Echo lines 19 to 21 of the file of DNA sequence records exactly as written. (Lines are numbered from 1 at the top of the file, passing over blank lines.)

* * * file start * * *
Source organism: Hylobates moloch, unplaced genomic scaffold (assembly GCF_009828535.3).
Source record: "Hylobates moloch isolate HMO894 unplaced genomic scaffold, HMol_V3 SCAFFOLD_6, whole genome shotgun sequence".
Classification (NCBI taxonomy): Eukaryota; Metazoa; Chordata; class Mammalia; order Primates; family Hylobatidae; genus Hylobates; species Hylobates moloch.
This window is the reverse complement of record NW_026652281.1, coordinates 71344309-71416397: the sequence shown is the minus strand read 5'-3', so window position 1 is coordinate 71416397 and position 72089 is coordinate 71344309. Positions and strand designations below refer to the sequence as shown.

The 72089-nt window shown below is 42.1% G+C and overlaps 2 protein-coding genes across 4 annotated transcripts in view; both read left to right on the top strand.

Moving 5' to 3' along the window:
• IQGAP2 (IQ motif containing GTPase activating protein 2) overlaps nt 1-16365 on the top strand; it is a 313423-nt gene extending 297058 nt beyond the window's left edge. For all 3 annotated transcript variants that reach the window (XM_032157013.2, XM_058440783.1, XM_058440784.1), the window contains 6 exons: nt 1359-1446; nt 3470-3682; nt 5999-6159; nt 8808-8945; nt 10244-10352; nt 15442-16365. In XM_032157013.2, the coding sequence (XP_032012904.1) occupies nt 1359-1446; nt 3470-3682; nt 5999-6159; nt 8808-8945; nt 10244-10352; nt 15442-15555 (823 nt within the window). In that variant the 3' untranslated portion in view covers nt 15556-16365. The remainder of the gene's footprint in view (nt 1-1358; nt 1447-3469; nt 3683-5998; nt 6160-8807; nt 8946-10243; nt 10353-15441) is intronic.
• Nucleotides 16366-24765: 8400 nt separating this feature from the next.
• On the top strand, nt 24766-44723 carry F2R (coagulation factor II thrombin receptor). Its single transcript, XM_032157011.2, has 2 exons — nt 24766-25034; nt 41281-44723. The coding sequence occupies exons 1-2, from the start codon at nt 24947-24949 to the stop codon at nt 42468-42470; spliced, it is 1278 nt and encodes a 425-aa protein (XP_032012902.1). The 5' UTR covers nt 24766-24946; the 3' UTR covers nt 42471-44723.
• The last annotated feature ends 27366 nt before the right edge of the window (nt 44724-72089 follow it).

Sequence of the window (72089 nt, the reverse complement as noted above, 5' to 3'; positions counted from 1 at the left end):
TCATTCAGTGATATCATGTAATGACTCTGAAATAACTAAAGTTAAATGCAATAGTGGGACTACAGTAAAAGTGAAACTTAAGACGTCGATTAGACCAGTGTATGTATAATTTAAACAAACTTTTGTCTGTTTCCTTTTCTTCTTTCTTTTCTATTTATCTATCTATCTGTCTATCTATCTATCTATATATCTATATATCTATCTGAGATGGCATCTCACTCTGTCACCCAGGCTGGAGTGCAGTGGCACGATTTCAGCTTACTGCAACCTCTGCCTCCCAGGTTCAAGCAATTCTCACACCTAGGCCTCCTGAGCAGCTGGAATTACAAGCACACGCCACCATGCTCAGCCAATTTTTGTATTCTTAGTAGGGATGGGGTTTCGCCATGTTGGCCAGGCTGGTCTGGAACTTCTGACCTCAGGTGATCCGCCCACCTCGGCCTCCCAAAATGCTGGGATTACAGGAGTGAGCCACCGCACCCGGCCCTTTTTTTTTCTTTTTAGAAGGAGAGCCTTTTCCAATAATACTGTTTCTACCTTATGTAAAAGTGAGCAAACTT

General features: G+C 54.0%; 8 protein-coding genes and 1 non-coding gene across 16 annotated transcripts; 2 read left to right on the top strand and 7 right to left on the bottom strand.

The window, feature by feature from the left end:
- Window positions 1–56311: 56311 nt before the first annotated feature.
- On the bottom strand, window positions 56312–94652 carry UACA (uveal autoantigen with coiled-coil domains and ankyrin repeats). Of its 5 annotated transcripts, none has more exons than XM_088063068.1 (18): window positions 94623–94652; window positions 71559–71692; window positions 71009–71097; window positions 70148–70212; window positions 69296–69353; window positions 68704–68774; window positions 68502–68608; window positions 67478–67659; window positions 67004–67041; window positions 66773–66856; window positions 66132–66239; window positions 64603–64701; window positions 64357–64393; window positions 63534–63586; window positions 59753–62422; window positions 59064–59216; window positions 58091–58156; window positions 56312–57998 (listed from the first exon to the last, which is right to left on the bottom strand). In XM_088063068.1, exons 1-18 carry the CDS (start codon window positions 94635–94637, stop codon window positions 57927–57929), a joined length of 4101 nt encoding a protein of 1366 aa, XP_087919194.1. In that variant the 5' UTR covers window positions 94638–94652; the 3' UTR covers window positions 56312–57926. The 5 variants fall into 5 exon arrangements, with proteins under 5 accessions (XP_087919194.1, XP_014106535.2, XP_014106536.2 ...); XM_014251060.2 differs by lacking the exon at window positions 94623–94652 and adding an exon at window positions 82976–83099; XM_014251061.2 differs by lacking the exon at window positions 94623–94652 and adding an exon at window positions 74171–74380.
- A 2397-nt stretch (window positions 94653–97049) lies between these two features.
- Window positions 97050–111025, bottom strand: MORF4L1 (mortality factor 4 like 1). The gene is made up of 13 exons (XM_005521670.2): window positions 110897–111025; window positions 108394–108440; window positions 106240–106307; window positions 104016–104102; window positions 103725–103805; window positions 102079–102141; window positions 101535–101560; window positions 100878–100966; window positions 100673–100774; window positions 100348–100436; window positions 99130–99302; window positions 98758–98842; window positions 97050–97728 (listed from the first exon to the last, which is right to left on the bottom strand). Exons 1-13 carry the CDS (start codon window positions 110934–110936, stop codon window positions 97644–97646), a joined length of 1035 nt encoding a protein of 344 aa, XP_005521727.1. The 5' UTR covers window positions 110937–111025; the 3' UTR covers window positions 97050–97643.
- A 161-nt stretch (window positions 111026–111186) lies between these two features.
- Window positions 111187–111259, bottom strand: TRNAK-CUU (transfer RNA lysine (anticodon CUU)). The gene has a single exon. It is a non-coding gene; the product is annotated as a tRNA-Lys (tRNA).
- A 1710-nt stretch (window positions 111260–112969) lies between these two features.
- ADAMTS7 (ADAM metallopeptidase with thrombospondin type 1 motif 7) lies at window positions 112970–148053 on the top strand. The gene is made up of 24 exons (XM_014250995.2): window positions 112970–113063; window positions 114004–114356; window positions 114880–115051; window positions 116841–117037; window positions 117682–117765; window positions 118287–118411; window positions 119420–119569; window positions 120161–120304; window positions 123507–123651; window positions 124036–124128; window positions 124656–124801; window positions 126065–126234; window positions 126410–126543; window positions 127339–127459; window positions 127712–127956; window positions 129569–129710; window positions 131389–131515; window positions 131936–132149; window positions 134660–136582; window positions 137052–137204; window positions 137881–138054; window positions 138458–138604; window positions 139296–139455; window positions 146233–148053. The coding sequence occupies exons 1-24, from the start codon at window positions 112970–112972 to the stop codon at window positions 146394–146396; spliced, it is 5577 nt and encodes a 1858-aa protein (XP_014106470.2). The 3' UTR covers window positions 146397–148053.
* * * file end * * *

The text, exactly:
- A 161-nt stretch (window positions 111026–111186) lies between these two features.
- Window positions 111187–111259, bottom strand: TRNAK-CUU (transfer RNA lysine (anticodon CUU)). The gene has a single exon. It is a non-coding gene; the product is annotated as a tRNA-Lys (tRNA).
- A 1710-nt stretch (window positions 111260–112969) lies between these two features.